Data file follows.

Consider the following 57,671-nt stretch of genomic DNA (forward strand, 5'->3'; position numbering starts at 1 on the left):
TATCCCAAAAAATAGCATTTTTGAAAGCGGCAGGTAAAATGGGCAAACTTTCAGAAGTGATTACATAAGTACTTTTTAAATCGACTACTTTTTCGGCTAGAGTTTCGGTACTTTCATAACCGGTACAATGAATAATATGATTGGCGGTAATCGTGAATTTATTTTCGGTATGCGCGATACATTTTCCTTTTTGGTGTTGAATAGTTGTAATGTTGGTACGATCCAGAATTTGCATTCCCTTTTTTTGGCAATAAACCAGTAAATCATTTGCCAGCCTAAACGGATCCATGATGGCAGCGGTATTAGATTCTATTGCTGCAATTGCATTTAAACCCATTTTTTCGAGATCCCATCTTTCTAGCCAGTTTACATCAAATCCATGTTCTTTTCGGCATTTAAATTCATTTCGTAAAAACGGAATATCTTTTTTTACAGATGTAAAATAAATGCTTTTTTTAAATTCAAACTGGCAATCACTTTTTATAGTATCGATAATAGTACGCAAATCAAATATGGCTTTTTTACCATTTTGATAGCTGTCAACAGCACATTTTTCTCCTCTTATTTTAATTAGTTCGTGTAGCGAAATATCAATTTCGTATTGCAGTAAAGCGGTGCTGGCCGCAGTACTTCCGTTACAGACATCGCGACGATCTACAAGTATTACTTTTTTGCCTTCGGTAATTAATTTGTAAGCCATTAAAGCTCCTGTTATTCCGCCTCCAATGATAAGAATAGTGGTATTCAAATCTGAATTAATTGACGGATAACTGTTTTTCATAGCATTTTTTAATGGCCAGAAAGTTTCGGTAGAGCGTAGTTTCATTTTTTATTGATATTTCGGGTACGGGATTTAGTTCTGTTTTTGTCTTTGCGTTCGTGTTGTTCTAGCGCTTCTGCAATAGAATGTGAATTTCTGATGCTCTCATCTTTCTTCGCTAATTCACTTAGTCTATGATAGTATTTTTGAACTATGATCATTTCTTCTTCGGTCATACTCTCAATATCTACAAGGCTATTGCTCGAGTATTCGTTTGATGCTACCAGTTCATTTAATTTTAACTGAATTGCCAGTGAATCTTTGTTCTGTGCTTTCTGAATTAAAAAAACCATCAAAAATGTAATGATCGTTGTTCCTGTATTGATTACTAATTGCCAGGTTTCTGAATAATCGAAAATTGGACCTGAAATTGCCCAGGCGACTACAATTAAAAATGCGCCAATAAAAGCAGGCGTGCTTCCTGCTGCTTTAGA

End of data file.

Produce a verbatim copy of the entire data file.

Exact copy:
Consider the following 57,671-nt stretch of genomic DNA (forward strand, 5'->3'; position numbering starts at 1 on the left):
TATCCCAAAAAATAGCATTTTTGAAAGCGGCAGGTAAAATGGGCAAACTTTCAGAAGTGATTACATAAGTACTTTTTAAATCGACTACTTTTTCGGCTAGAGTTTCGGTACTTTCATAACCGGTACAATGAATAATATGATTGGCGGTAATCGTGAATTTATTTTCGGTATGCGCGATACATTTTCCTTTTTGGTGTTGAATAGTTGTAATGTTGGTACGATCCAGAATTTGCATTCCCTTTTTTTGGCAATAAACCAGTAAATCATTTGCCAGCCTAAACGGATCCATGATGGCAGCGGTATTAGATTCTATTGCTGCAATTGCATTTAAACCCATTTTTTCGAGATCCCATCTTTCTAGCCAGTTTACATCAAATCCATGTTCTTTTCGGCATTTAAATTCATTTCGTAAAAACGGAATATCTTTTTTTACAGATGTAAAATAAATGCTTTTTTTAAATTCAAACTGGCAATCACTTTTTATAGTATCGATAATAGTACGCAAATCAAATATGGCTTTTTTACCATTTTGATAGCTGTCAACAGCACATTTTTCTCCTCTTATTTTAATTAGTTCGTGTAGCGAAATATCAATTTCGTATTGCAGTAAAGCGGTGCTGGCCGCAGTACTTCCGTTACAGACATCGCGACGATCTACAAGTATTACTTTTTTGCCTTCGGTAATTAATTTGTAAGCCATTAAAGCTCCTGTTATTCCGCCTCCAATGATAAGAATAGTGGTATTCAAATCTGAATTAATTGACGGATAACTGTTTTTCATAGCATTTTTTAATGGCCAGAAAGTTTCGGTAGAGCGTAGTTTCATTTTTTATTGATATTTCGGGTACGGGATTTAGTTCTGTTTTTGTCTTTGCGTTCGTGTTGTTCTAGCGCTTCTGCAATAGAATGTGAATTTCTGATGCTCTCATCTTTCTTCGCTAATTCACTTAGTCTATGATAGTATTTTTGAACTATGATCATTTCTTCTTCGGTCATACTCTCAATATCTACAAGGCTATTGCTCGAGTATTCGTTTGATGCTACCAGTTCATTTAATTTTAACTGAATTGCCAGTGAATCTTTGTTCTGTGCTTTCTGAATTAAAAAAACCATCAAAAATGTAATGATCGTTGTTCCTGTATTGATTACTAATTGCCAGGTTTCTGAATAATCGAAAATTGGACCTGAAATTGCCCAGGCGACTACAATTAAAAATGCGCCAATAAAAGCAGGCGTGCTTCCTGCTGCTTTAGA